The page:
FCA’s Annual Report and accounts for 2016/17 sets out its highlights from the past year, and includes specific sectoral reports for competition, enforcement, AML and diversity.
FCA regards the year’s highlights as:
- its asset management market study
- its PPI work, leading up to proposals for a time limit on claims
- MIFID 2 and MAR implementation and
- work to encourage technological innovation
It also notes that Brexit preparation work has begun.
The sectoral report on AML notes, among other things, that AML has been a key priority for the past 2 years and is a priority for the current year. It notes it has now completed assessments of all the 14 banks covered in its systematic AML programme (SAMLP), and is now starting the second round of assessments. While it identified a number of failings, especially at senior management level, it is generally encouraged by senior management engagement across firms generally. Outside the SAMLP firms, FCA visits other high-risk firms who move in and out of the category as appropriate. This programme aims to inspect 150 firms over 4 years. The most significant weaknesses found in these firms to date has been in application of EDD to high risk customers, including PEPs. FCA has also carried out desk-based reviews of a sample of random firms’ AML policies. The findings so far validate FCA’s belief that the firms subject to the SAMLP and other high-risk firm inspections do indeed carry the highest risks. FCA also noted the introduction of its financial crime return, and the BoE’s move to extend direct access to RTGS. FCA concludes that most weaknesses are in senior management and lack of resource, but that firms do generally make substantial improvements when FCA informs them of weaknesses. The report includes a number of case studies and also summarises policy developments and international standard setting.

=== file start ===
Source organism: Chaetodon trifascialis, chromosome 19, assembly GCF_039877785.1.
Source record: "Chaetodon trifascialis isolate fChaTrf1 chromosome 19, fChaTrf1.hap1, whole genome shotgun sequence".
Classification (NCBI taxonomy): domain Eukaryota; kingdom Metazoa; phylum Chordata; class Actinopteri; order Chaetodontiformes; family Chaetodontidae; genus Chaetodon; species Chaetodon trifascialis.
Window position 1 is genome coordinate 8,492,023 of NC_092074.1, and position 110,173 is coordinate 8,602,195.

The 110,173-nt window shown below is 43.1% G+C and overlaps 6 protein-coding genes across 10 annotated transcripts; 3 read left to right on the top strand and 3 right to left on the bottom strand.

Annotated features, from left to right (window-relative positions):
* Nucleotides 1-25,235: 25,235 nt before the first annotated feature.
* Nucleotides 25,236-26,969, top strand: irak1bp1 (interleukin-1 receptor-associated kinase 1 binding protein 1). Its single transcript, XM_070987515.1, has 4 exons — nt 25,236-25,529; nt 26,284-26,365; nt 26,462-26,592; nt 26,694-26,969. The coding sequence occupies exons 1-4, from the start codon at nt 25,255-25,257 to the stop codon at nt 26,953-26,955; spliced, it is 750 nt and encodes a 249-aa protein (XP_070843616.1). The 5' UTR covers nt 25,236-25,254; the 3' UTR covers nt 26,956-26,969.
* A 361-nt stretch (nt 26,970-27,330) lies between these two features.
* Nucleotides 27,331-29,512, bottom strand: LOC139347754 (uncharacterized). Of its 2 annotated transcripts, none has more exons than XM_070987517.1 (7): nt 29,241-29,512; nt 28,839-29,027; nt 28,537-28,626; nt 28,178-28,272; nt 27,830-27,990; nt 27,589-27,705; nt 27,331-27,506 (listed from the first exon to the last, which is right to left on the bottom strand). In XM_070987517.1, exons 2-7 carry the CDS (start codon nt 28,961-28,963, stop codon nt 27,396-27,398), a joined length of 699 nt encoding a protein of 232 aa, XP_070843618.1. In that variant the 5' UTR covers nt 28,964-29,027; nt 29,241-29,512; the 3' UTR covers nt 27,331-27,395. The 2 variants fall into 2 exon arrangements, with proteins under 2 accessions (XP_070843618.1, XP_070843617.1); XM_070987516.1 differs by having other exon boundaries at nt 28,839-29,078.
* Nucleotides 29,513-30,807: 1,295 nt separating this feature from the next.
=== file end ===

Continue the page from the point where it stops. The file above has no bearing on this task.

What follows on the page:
The enforcement report summarises FCA’s most successful outcomes, including actions on insider dealing, AML and listing rules failings. Statistics show lower levels of actions and fines than in previous years, which can be attributed partly to exceptional fines relating to FX and LIBOR issues. FCA has not changed its policy. The report considers its actions over the past year in each major sector of the regulated community.